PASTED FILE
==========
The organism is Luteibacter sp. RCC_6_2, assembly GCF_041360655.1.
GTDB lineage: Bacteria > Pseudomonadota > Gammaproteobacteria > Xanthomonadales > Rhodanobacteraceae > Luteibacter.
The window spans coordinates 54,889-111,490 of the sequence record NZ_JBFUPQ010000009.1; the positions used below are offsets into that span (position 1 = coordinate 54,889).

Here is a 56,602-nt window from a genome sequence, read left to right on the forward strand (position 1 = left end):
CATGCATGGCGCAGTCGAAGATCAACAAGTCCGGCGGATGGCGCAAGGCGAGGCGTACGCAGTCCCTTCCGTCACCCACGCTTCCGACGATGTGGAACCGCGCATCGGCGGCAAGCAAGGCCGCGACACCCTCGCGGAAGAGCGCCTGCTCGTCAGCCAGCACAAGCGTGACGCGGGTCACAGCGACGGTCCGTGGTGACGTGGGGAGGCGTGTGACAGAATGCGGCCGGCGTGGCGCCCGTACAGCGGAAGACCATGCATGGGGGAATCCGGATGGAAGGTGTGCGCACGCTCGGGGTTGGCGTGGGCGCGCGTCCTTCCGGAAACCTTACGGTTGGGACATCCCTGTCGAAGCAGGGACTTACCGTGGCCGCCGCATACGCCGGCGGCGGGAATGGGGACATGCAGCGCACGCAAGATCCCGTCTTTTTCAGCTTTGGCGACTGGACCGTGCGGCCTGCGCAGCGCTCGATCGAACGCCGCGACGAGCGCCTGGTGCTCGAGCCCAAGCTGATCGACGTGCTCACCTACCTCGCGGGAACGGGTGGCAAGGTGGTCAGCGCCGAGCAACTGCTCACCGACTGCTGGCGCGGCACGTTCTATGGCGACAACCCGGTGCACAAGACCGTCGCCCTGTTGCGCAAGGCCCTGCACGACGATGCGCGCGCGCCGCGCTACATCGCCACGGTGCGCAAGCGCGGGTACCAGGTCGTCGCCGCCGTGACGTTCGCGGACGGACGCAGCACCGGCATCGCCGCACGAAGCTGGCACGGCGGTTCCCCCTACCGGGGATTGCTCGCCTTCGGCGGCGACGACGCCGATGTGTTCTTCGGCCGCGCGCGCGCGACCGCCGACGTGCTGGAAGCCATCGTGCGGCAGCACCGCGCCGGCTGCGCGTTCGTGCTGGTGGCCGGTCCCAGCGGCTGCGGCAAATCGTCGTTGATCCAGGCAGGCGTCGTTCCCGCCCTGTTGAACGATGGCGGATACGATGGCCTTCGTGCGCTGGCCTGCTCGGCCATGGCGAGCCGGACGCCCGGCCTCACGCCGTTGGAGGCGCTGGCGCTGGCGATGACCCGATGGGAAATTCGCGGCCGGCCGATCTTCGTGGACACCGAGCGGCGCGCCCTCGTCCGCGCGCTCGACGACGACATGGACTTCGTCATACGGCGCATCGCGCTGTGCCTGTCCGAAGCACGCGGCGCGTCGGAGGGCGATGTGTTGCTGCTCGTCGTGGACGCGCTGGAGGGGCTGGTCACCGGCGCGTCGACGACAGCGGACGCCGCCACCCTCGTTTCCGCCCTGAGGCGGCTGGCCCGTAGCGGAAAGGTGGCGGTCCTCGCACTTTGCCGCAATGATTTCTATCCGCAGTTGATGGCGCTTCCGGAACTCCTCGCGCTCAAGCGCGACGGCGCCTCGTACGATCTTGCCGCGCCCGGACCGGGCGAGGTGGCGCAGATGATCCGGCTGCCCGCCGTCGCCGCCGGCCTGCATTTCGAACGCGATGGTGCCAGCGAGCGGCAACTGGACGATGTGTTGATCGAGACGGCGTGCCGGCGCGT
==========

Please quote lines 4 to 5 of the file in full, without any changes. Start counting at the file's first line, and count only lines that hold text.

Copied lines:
Here is a 56,602-nt window from a genome sequence, read left to right on the forward strand (position 1 = left end):
CATGCATGGCGCAGTCGAAGATCAACAAGTCCGGCGGATGGCGCAAGGCGAGGCGTACGCAGTCCCTTCCGTCACCCACGCTTCCGACGATGTGGAACCGCGCATCGGCGGCAAGCAAGGCCGCGACACCCTCGCGGAAGAGCGCCTGCTCGTCAGCCAGCACAAGCGTGACGCGGGTCACAGCGACGGTCCGTGGTGACGTGGGGAGGCGTGTGACAGAATGCGGCCGGCGTGGCGCCCGTACAGCGGAAGACCATGCATGGGGGAATCCGGATGGAAGGTGTGCGCACGCTCGGGGTTGGCGTGGGCGCGCGTCCTTCCGGAAACCTTACGGTTGGGACATCCCTGTCGAAGCAGGGACTTACCGTGGCCGCCGCATACGCCGGCGGCGGGAATGGGGACATGCAGCGCACGCAAGATCCCGTCTTTTTCAGCTTTGGCGACTGGACCGTGCGGCCTGCGCAGCGCTCGATCGAACGCCGCGACGAGCGCCTGGTGCTCGAGCCCAAGCTGATCGACGTGCTCACCTACCTCGCGGGAACGGGTGGCAAGGTGGTCAGCGCCGAGCAACTGCTCACCGACTGCTGGCGCGGCACGTTCTATGGCGACAACCCGGTGCACAAGACCGTCGCCCTGTTGCGCAAGGCCCTGCACGACGATGCGCGCGCGCCGCGCTACATCGCCACGGTGCGCAAGCGCGGGTACCAGGTCGTCGCCGCCGTGACGTTCGCGGACGGACGCAGCACCGGCATCGCCGCACGAAGCTGGCACGGCGGTTCCCCCTACCGGGGATTGCTCGCCTTCGGCGGCGACGACGCCGATGTGTTCTTCGGCCGCGCGCGCGCGACCGCCGACGTGCTGGAAGCCATCGTGCGGCAGCACCGCGCCGGCTGCGCGTTCGTGCTGGTGGCCGGTCCCAGCGGCTGCGGCAAATCGTCGTTGATCCAGGCAGGCGTCGTTCCCGCCCTGTTGAACGATGGCGGATACGATGGCCTTCGTGCGCTGGCCTGCTCGGCCATGGCGAGCCGGACGCCCGGCCTCACGCCGTTGGAGGCGCTGGCGCTGGCGATGACCCGATGGGAAATTCGCGGCCGGCCGATCTTCGTGGACACCGAGCGGCGCGCCCTCGTCCGCGCGCTCGACGACGACATGGACTTCGTCATACGGCGCATCGCGCTGTGCCTGTCCGAAGCACGCGGCGCGTCGGAGGGCGATGTGTTGCTGCTCGTCGTGGACGCGCTGGAGGGGCTGGTCACCGGCGCGTCGACGACAGCGGACGCCGCCACCCTCGTTTCCGCCCTGAGGCGGCTGGCCCGTAGCGGAAAGGTGGCGGTCCTCGCACTTTGCCGCAATGATTTCTATCCGCAGTTGATGGCGCTTCCGGAACTCCTCGCGCTCAAGCGCGACGGCGCCTCGTACGATCTTGCCGCGCCCGGACCGGGCGAGGTGGCGCAGATGATCCGGCTGCCCGCCGTCGCCGCCGGCCTGCATTTCGAACGCGATGGTGCCAGCGAGCGGCAACTGGACGATGTGTTGATCGAGACGGCGTGCCGGCGCGT